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4. Hydrate with Water, Caffeinate with Tea

Hydration is key to concentration. The effects of dehydration on the body are significant, and can play havoc with your focus and memory. Sip on water all day, keeping a bottle beside you at your work desk or in the library. Avoid cordials or sweetener-based squash. If you struggle with the taste, infusing with mint leaves, cucumber slices, watermelon slices, lemon and lime wedges, or crushed frozen raspberries can give water a slight lift. Caffeinating gently and regularly might suit you better than over-caffeinating, and it’s worth experimenting with your strategy. Caffeinated teas such as black tea, green tea, and white tea provide that focus-sharpening supply of caffeine without the large adrenaline and cortisol surge that strong coffee or energy drinks provide. The chemical effect is gentler and more sustained, and the fall not as pronounced.‌

5. Less Stress, More Success

Dietary stressors include caffeine, refined sugar, refined fat, and alcohol, and although the above points deal with them all in various way, it bears dedicating an entire final tip to this discussion. In periods of stress, dietary stressors can add to that feeling of anxiety, fatigue, or irritability because of the impact these foods have on your hormones. Caffeine raises the heart rate and blood pressure, through its impact on cortisol and adrenaline. If you are feeling anxious and irritable, excess caffeine may increase that sensation, which is not an easy state to manage when you’re already stressed. Refined sugar can cause spikes in blood glucose, entering the bloodstream quite quickly. Insulin is released to combat this excess glucose in the blood, and often, if the insulin response is too extreme, it can lead to feelings suggestive of hypoglycaemia; shakiness, fuzzy-headedness, fatigue, panic, and cravings for more sugary foods. Refined fat, as mentioned throughout tip 2 negatively impacts the coating of your cells and their ability to do their job. Replace those refined fats with whole fats/healthy fats. Alcohol is a diuretic, causing you to lose water, leaving you dehydrated. Dehydration negatively impacts your ability to concentrate and retain information, and will leave you feeling more tired. When you’re feeling more tired, you’re more inclined to reach for caffeine to perk you up, so you’re falling into a vicious cycle. Alcohol can also increase cravings for high-salt and high-fat foods, causing further dehydration, and round and round the vicious cycle goes.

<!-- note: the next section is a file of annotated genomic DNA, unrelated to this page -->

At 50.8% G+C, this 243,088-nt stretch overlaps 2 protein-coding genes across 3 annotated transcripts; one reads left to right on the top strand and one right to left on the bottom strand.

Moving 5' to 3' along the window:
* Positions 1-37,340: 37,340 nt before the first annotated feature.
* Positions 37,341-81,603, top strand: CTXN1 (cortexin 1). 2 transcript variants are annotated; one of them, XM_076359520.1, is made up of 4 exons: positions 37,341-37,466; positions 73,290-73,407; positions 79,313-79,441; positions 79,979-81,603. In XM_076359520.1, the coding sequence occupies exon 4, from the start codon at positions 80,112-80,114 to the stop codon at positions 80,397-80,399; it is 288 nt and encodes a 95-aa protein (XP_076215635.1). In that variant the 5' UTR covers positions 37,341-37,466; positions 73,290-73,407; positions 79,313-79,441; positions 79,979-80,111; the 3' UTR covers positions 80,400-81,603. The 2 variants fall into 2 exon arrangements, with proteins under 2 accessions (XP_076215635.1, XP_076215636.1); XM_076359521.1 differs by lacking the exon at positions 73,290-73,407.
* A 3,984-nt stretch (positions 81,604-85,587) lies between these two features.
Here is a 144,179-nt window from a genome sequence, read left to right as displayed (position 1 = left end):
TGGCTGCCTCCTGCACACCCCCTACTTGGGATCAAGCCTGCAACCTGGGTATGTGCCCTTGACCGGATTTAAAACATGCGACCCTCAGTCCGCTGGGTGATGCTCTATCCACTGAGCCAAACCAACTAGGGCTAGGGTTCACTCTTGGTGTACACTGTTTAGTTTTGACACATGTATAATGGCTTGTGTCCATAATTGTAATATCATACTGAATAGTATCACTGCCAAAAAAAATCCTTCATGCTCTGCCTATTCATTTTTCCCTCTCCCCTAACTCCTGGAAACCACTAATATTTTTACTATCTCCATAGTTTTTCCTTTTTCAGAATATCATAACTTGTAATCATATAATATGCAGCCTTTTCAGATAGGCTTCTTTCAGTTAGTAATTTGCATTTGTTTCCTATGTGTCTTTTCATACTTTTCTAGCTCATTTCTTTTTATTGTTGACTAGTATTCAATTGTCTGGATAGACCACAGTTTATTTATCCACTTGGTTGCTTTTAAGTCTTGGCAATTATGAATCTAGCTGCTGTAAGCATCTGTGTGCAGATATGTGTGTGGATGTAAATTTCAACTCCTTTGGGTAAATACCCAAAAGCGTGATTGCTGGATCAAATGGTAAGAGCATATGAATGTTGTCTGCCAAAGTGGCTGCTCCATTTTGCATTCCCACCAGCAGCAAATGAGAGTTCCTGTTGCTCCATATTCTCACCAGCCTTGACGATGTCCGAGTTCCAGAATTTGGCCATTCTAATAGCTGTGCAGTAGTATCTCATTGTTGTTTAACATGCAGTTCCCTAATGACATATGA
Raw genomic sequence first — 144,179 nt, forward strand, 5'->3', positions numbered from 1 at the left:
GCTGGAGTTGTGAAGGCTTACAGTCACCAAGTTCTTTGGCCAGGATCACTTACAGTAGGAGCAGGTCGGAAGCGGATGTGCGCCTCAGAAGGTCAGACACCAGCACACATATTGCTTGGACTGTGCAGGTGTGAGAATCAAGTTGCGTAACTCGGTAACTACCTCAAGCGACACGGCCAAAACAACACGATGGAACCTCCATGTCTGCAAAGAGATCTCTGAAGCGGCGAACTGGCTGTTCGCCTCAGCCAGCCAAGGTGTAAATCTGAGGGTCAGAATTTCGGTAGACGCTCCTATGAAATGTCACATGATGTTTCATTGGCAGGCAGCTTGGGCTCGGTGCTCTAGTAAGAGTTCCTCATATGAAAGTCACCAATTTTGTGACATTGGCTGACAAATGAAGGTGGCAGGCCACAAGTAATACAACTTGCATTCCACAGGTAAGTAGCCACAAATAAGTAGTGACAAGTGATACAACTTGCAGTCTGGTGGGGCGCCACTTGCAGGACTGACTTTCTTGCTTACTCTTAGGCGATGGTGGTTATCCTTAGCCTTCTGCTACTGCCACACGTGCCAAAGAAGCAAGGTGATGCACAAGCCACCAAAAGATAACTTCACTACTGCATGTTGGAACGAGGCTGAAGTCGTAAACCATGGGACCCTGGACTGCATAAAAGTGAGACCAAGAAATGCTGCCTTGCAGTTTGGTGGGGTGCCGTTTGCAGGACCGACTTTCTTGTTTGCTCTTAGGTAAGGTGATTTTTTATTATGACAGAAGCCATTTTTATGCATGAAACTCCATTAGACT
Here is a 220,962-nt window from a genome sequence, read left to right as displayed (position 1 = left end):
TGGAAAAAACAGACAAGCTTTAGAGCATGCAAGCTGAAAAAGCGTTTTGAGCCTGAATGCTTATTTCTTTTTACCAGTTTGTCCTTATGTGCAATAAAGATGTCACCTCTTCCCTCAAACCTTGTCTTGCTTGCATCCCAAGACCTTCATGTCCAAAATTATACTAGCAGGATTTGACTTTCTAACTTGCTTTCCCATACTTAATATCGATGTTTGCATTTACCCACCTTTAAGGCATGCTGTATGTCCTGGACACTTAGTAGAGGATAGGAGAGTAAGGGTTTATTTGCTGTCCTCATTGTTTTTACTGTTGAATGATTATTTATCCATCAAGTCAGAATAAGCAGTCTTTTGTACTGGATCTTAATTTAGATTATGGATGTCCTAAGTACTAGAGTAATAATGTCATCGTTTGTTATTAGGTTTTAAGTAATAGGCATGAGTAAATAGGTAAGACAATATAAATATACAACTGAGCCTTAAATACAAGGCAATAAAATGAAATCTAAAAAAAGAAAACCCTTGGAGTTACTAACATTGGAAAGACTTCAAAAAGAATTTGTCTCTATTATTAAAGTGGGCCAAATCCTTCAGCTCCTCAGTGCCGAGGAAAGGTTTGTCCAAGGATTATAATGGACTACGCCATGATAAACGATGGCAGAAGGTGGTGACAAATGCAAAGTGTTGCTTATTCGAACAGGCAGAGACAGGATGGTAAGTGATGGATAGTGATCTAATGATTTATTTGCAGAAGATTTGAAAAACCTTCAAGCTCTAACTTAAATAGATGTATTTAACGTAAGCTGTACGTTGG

Recipe For a Delicious Beet Pate

200g beets, 3 cloves garlic, 1 tsp coconut oil

1 x 400g tin aduki beans, 3 tbsp tahini, 1/2 lemon, pinch of salt and black pepper, 1 tbsp chipotle tabasco.

Wash and cube the raw beets and place in a parchment parcel or on a baking tray. Crush and chop 3 cloves of garlic and sprinkle over beets. Melt 1 tsp coconut oil and mix to ensure everything is coated. Place in the preheated oven at 200 for 45 minutes until roasted.

Blend this will all remaining ingredients in a food processor to make a pate.

Spread onto corn cakes, and sprinkle with chia for added omega 3

or

serve with vegetable crudité - carrot batons, cucumber batons, red and yellow pepper batons, radishes, sugar snaps.

Carla Bredin

Carla Bredin is a Nutritionist and owner of Wild Healthy Nutrition in South Dublin. She is undertaking her MSc in Nutritional Medicine at the University of Surrey, specialising in Non Alcoholic Fatty Liver Disease. Nutritional Medicine investigates the role of diet and lifestyle in the development of acute and chronic disease, and follows the best-practice for treating or reversing the disease through nutritional intervention. As a nutritionist, Carla utilises this evidence-based scientific research to successfully work with her clients in areas such as; high cholesterol, hypertension, Type 2 Diabetes, Non Alcoholic Fatty Liver Disease, overweight, obesity and IBS. She is also an endurance runner and indoor cycling instructor, and works with clients on nutrition for exercise. She consults for Laya Health and Wellness, offering corporate seminars on healthy eating and optimum nutrition. Log on to www.wildhealthy.com for further information.